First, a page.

Access to computers and the Internet, along with the skills to use these tools is critical as technology becomes more and more a part of our daily lives. The City of Minneapolis IT department conducted the 2012 Community Technology Survey, with the help of a grant from the Minneapolis Foundation Digital Inclusion Fund, to determine the state of the digital divide in Minneapolis. The survey gathered data about residents’ access to and experiences with computers, mobile devices and the Internet.
Key Points from the Survey
Why Does It Matter?
Ø While 82% of City households overall have computers with Internet access, only 57% of Phillips and 65% of Near North residents have access at home. 25% of African Americans reported they don’t have Internet access at home.
Ø Too many residents do not feel very comfortable finding and applying for jobs online.
Ø Residents are not comfortable attaining education online.
Ø Residents aged 55 and older are least likely to be computer and Internet users.
Ø The Internet is not being used often by residents to find community resources, engage in civic activities or communicate with government.
Ø Residents are not seeking health information online.
Ø Residents do not feel they know enough to deal with cyber security issues.Ø Most residents are not aware of the City’s WiFi network.
ü Job postings/applications have moved online.
ü Employers need well-trained workers—most jobs require increasing levels of computer skills—to effectively compete with others around the world.
ü Access to technology that promotes the pursuit of productive and creative interests enhances one’s quality of life.
ü Education often depends upon Internet access—schools use online tools to communicate with students and families.
ü The Internet offers access to the online economy, community and business resources, and social/civic engagement opportunities.
ü Health care providers are increasingly using online tools to connect with patients.
ü To prosper in today’s information-based world requires access to the world’s knowledge.
The City is taking on a facilitator role to help digital inclusion stakeholders, community members, and the private sector come together to address the digital divide in Minneapolis. Many organizations are doing great work to close the digital divide. The survey data is intended to show the current state of the divide in Minneapolis and to help bring people together to review existing resources and identify opportunities to work more effectively to close the gaps.
Community Meeting Notes - share your thoughts on the survey results.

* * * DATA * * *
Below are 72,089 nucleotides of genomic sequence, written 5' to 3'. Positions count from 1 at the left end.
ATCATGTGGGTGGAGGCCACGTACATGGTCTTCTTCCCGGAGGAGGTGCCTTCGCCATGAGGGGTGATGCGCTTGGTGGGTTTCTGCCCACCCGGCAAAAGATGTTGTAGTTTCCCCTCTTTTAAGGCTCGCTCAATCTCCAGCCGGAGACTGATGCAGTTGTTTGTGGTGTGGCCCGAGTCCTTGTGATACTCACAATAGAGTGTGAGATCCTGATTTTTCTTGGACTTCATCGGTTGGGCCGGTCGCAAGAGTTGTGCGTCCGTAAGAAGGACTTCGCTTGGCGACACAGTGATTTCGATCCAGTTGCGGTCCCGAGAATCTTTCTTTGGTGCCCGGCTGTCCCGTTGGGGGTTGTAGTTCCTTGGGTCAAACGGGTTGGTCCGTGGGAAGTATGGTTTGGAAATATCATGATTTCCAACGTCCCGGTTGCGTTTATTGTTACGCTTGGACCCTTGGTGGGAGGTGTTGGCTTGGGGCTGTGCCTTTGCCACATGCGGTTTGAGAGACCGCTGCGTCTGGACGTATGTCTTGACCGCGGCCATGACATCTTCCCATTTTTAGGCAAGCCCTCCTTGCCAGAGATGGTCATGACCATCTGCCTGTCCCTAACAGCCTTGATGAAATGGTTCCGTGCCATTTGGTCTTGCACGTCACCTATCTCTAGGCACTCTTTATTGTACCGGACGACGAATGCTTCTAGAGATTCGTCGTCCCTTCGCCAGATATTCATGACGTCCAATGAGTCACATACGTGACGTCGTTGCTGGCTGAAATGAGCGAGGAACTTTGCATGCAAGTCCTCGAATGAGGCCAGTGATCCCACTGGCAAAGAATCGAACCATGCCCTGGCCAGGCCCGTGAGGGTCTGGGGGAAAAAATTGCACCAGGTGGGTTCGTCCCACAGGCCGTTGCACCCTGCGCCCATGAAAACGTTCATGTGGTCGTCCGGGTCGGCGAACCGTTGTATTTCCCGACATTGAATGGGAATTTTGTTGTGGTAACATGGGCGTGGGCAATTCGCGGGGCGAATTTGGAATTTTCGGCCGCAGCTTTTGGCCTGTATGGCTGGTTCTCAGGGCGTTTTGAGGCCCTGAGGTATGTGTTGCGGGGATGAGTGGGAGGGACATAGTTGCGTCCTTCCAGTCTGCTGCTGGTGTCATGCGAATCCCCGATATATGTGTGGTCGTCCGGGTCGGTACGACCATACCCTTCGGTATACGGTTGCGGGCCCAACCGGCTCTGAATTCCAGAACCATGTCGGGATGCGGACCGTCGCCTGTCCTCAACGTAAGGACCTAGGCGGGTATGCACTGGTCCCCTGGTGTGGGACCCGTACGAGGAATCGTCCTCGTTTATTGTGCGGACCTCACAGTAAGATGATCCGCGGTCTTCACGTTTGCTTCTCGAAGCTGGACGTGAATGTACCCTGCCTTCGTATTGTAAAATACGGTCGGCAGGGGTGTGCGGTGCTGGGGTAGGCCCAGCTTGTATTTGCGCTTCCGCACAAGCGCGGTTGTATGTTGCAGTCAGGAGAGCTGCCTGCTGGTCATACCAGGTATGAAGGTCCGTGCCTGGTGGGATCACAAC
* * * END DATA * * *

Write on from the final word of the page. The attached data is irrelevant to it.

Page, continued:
Interactive maps show survey results for neighborhood clusters in Minneapolis
- Click on the map below to open the interactive mapping tool.
- Each layer in the map "paints a picture" of the City to show how neighborhood results compare to the City-wide results for a specific question. At the risk of using smaller sample sizes, the survey data was aggregated around 32 neighborhood clusters to allow community members to see specific opportunities within their geographic area.
Using the Interactive ArcGIS Map:
1. Click on the "Show Contents of Map" button to see the list of layers in the map.
2. Use the check boxes in the layer list to click on ONE LAYER AT A TIME to view the results for each question.
3. Click on the map itself to display the pop up box for each "Neighborhood Cluster" to see details about the data displayed and what quartile the Neighborhood Cluster is in compared to the city results overall.
4. Use the check boxes in the layer list to turn off the layer and choose a new layer to view results for a different question. Color schemes are used to organize results into categories: Tools, Skills, Information Consumption, Engagement
The map layers show how each neighborhood cluster compares to the results for the city overall by showing if the cluster is in:
- Quartile 1 (Upper quartile, 75th percentile or above, compared to city overall)
- Quartile 2 (50%-74% range)
- Quartile 3 (25%-49% range)
- Quartile 4 (lower quartile, below 25th percentile)
Survey Methodology: The questionnaire was developed in concert between National Research Center, Inc. and the City's Information Technology department, and was designed to capture key thematic areas including resident access to technology, technology use and preferences. The survey cover letter included information in Spanish, Somali and Hmong, and residents were invited to call 311 to request a survey in their language. Three mailings were sent to a random selection of 800 addresses in each of the 11 communities in the City, a pre-notification postcard and two survey packets, each just under a week apart. The 30% response rate reflects 2,578 completed surveys; the margin of error for comparisons by community is plus or minus nine percentage points. The results were weighted to reflect the 2010 Census profile within each of the 11 communities and the City overall.
Full data set (Excel file) Updated 4/19/13 - See Update log enclosed
Contact: Elise Ebhardt, Information Technology, 612-673-2026
Last updated Apr. 19, 2013